• Child support – Employers must deduct child support even if this would make the employee’s wage less than the minimum wage.
  • Meals and housing – Employers can deduct these items even if it would make the employee’s wages less than the minimum wage, but there are some limitations.

The limitations on deductions include the following:

  • Employers cannot deduct some items (i.e., uniforms) if it would make wages less than the minimum wage.
  • Employees must receive meals and housing. Employers can only deduct meals and housing from employees’ wages if the items are received.

All items deducted must be beneficial for employees. If the items are mainly for the employer’s benefit, the deductions should not make the employees’ wages less than the minimum. For example, a tool or uniform that an employee can only use at work is an item that mainly benefits the employer.

Termination of Employment for Salaried Employees in Oklahoma

An at-will employment contract binds employers and employees in Oklahoma. Employers can terminate employees at their discretion, with or without cause. However, termination based on gender, ethnicity, religion, or pregnancy is unlawful. On top of that, employers should not retaliate against employees’ complaints. Employees can pursue legal action for wrongful termination.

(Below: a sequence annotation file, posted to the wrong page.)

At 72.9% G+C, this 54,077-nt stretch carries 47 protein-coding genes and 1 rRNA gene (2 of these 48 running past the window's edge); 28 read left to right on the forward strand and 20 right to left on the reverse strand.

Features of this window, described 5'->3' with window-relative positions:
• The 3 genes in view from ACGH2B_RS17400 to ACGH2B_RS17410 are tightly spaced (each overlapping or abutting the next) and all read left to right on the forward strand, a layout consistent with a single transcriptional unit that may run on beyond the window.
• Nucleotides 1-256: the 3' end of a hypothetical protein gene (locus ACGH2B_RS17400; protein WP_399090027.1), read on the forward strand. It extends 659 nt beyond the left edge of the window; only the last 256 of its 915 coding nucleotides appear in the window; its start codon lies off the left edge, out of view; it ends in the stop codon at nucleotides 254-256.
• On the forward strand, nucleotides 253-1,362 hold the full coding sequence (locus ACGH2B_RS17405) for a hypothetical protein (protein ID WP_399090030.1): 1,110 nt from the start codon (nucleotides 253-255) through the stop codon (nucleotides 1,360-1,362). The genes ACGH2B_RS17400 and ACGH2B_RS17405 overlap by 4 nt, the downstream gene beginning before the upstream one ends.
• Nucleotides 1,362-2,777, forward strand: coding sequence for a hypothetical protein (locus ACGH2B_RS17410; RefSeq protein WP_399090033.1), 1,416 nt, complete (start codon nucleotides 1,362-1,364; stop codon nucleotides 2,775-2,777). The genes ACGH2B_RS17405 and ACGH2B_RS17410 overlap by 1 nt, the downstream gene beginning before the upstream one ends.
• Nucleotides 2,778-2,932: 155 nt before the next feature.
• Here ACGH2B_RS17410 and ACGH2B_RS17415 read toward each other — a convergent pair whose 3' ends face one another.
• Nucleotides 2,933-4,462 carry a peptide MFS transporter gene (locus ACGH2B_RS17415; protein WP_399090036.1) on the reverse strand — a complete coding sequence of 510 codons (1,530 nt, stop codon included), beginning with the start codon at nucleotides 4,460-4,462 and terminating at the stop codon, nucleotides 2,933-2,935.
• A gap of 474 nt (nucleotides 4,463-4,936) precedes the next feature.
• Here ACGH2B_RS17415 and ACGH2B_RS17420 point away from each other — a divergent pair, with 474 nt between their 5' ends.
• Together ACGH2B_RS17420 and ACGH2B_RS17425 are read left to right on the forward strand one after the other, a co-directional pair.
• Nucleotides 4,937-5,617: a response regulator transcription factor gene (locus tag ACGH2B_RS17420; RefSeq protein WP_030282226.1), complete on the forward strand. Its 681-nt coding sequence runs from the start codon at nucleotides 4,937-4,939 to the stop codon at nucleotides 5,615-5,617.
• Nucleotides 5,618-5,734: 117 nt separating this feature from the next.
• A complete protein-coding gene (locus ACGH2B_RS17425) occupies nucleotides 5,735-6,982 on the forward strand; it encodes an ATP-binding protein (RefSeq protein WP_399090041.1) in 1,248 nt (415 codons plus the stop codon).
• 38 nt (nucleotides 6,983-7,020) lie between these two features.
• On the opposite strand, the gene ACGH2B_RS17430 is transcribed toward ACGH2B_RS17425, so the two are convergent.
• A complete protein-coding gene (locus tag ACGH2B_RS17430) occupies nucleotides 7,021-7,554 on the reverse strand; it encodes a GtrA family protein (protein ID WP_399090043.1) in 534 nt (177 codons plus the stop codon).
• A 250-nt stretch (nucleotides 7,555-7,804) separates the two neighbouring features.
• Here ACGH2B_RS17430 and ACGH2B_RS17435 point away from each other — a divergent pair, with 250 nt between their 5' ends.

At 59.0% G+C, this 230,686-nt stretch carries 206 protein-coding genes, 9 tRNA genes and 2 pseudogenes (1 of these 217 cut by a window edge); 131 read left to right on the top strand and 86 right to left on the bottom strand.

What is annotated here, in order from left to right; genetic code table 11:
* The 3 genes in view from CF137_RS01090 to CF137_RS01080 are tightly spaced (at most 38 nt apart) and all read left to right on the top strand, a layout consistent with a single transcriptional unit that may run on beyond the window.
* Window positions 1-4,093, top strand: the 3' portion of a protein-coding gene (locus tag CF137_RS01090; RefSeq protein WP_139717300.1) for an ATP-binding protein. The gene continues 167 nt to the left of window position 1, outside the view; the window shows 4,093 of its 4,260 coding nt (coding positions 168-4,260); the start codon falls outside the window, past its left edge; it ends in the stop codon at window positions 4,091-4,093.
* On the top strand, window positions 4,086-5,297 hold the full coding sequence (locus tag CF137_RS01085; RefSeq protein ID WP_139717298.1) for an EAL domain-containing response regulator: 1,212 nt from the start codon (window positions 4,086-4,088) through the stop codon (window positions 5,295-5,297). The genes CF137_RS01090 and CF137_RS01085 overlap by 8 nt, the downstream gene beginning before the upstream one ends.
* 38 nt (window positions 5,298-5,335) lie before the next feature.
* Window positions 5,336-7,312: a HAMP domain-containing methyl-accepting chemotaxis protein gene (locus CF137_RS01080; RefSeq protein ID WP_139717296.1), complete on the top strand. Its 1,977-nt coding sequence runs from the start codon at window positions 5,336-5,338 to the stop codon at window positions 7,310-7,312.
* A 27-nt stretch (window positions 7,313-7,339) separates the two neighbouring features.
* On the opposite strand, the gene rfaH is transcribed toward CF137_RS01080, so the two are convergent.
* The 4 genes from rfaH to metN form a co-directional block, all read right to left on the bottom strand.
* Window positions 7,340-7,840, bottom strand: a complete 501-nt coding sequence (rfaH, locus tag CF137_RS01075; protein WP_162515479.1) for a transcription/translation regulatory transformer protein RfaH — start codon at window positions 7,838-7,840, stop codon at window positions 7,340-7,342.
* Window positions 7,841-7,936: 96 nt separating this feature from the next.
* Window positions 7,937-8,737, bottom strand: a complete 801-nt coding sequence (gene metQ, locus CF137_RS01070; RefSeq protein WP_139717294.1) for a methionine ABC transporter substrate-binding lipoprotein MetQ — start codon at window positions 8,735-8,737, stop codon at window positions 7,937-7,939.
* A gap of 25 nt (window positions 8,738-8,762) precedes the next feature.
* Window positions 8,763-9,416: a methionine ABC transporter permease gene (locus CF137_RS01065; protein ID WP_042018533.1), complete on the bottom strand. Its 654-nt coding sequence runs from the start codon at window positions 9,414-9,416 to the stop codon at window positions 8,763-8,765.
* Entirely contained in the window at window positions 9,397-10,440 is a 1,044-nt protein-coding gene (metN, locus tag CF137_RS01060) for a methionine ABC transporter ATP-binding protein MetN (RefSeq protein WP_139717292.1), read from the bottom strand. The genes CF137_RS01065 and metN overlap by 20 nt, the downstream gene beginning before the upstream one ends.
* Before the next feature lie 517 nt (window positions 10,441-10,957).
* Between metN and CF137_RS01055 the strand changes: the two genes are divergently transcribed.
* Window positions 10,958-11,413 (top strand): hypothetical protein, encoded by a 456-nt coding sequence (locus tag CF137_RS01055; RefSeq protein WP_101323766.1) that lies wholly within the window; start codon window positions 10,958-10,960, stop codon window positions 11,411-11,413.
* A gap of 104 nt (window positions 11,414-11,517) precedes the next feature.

Learn more about Oklahoma Labor Laws through our detailed guide.

Important Cautionary Note

This content is provided for informational purposes only. While we make every effort to ensure the accuracy of the information presented, we cannot guarantee that it is free of errors or omissions. Users are advised to independently verify any critical information and should not solely rely on the content provided.